Full Text Available Purpose: This study aims to understand how the way people see their work and the authentizotic character of their organizational climate contribute to the building of a Great Place to Work. Design/methodology/approach: This paper presents the results of a quantitative investigation that correlate the perceptions of organizational climate and the work orientations of professionals with different occupations on Portuguese lifelong education centers. Findings: The study indicates that all the core elements of an authentizotic organization contribute to explain what people potentially expect from their companies:  adequate  material  conditions  plus  a  meaningful contribution. Practical implications: The study has implications in the future for National Qualification Agency directors, education politicians and human resource managers who are responsible for providing good expectations within a healthy context of talent retention. Originality/value: The novel contribution of this paper is the finding that employee’s work orientations and authentizotic climate are related to each other in a Lifelong learning Center in the public education sector.

  10. Learning about Makerspaces: Professional Development with K-12 Inservice Educators

    Science.gov (United States)

    Peterson, Lana; Scharber, Cassandra

    2018-01-01

    Makerspaces are the latest educational movement that may disrupt the "grammar of schooling." Makerspaces may change the ways schools use technology; change the ways schools engage in learning and teaching; and change the forms of learning that count in schools. However, without deliberate professional learning and planning, the glamor of…

  11. Aligning Professional Skills and Active Learning Methods: An Application for Information and Communications Technology Engineering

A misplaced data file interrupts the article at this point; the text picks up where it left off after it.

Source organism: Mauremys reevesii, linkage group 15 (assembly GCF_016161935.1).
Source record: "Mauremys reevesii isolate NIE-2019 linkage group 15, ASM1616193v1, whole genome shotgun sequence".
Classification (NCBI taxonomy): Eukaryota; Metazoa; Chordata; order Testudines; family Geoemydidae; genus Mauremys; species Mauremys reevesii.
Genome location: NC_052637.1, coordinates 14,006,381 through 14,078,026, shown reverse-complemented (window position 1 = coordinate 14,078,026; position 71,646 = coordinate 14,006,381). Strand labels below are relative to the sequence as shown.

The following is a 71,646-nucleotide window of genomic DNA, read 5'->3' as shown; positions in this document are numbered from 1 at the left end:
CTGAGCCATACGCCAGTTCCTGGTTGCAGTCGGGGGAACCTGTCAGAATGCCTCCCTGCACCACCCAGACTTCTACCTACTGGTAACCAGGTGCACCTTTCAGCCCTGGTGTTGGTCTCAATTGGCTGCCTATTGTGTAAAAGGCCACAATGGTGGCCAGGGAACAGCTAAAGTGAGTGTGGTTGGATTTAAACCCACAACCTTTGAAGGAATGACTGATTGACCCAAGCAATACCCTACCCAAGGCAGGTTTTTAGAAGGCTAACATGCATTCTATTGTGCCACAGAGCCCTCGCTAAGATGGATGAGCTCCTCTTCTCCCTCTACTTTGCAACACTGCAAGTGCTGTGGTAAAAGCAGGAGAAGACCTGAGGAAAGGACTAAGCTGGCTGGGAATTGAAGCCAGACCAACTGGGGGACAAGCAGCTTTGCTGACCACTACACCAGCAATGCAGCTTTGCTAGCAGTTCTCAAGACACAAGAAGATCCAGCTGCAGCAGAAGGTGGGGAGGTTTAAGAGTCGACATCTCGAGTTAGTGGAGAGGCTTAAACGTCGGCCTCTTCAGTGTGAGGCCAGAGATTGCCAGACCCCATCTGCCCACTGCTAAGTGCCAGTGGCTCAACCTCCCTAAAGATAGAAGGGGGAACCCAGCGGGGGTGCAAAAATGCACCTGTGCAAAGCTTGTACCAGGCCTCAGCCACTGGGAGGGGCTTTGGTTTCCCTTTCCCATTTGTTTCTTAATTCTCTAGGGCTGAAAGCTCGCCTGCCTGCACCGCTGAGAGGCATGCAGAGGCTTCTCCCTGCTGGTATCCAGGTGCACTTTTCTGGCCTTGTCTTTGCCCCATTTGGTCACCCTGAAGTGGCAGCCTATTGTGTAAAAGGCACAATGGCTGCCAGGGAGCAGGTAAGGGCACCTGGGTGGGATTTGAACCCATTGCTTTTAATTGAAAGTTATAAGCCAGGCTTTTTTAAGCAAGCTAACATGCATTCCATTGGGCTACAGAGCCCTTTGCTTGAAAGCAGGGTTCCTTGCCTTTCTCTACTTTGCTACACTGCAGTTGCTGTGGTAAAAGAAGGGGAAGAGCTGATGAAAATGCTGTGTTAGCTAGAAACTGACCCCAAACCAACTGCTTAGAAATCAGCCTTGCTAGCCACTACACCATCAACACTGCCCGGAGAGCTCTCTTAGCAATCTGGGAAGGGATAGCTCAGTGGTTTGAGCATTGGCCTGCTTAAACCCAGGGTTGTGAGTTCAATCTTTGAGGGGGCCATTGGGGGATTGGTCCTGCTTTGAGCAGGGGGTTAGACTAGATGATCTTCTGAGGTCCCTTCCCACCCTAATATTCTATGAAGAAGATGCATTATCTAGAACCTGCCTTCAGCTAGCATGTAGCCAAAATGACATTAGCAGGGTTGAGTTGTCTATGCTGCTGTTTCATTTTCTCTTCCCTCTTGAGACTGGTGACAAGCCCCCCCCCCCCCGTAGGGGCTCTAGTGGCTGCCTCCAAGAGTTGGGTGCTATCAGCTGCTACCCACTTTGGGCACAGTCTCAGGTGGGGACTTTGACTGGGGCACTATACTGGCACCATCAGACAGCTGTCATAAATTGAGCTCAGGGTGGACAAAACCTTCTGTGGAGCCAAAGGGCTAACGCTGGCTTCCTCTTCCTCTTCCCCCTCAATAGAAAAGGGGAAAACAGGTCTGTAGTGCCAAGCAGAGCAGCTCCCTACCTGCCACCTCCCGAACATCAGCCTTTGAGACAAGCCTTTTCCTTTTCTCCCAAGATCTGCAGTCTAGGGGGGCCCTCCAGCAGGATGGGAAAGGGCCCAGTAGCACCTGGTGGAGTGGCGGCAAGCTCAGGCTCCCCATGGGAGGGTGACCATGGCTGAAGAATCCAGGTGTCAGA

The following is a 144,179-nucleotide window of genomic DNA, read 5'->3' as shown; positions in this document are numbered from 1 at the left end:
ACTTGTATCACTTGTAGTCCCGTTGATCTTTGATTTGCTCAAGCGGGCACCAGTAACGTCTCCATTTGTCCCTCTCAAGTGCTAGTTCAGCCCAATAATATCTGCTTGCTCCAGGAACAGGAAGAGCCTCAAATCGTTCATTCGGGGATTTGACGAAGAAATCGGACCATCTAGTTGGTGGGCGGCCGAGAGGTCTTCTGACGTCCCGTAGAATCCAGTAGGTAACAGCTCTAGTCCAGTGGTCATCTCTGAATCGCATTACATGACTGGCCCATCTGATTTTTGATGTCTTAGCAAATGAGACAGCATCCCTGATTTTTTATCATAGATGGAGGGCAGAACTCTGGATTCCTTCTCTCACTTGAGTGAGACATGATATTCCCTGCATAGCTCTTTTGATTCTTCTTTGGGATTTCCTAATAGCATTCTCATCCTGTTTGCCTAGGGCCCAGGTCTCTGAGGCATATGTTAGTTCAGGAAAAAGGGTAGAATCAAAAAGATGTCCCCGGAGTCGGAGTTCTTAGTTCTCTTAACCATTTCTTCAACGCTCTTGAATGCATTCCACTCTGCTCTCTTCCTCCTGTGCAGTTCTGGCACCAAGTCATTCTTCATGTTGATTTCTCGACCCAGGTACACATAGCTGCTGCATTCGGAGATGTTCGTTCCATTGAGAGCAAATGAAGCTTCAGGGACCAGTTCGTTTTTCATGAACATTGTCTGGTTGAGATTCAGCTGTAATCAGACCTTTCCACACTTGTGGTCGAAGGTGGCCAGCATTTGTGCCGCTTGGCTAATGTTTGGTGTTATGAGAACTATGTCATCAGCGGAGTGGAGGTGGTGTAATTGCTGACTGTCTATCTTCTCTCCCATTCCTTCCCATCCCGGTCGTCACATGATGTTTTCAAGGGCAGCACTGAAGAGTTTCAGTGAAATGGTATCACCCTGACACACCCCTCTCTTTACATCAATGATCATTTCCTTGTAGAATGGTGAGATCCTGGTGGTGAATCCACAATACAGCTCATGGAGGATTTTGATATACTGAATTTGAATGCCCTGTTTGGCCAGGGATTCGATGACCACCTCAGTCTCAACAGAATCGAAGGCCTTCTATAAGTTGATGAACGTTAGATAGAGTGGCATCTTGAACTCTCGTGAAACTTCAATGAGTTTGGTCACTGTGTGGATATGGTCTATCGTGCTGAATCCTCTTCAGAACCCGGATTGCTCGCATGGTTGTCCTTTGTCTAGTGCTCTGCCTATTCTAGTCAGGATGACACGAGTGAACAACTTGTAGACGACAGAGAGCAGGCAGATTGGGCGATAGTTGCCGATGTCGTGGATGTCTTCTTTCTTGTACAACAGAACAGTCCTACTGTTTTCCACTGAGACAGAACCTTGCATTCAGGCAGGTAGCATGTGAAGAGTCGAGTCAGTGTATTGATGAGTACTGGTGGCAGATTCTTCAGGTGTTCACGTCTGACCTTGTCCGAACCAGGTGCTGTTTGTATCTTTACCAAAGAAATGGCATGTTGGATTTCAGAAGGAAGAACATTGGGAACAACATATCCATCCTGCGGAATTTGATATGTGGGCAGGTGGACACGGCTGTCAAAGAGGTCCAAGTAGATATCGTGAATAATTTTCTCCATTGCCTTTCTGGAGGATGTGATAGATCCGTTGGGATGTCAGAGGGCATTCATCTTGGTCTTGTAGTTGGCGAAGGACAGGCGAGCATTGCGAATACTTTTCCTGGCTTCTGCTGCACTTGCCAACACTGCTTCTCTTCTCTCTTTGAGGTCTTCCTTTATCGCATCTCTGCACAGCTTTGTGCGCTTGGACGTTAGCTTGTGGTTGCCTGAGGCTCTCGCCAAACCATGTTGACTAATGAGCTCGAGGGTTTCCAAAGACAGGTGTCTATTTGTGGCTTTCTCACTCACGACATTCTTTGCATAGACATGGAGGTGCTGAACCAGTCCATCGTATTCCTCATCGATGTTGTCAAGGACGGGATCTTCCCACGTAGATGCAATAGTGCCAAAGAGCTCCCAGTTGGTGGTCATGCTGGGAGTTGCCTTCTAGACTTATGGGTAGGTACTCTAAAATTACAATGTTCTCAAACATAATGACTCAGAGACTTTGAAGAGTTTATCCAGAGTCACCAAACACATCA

Science.gov (United States)

    Llorens, Ariadna; Berbegal-Mirabent, Jasmina; Llinàs-Audet, Xavier

    2017-01-01

    Engineering education is facing new challenges to effectively provide the appropriate skills to future engineering professionals according to market demands. This study proposes a model based on active learning methods, which is expected to facilitate the acquisition of the professional skills most highly valued in the information and…

  12. Understanding the Context of Learning in an Online Social Network for Health Professionals' Informal Learning.

    Science.gov (United States)

    Li, Xin; Gray, Kathleen; Verspoor, Karin; Barnett, Stephen

    2017-01-01

    Online social networks (OSN) enable health professionals to learn informally, for example by sharing medical knowledge, or discussing practice management challenges and clinical issues. Understanding the learning context in OSN is necessary to get a complete picture of the learning process, in order to better support this type of learning. This study proposes critical contextual factors for understanding the learning context in OSN for health professionals, and demonstrates how these contextual factors can be used to analyse the learning context in a designated online learning environment for health professionals.

  13. Teaching Professionals Environmental Management: Combining Educational Learning and Practice Learning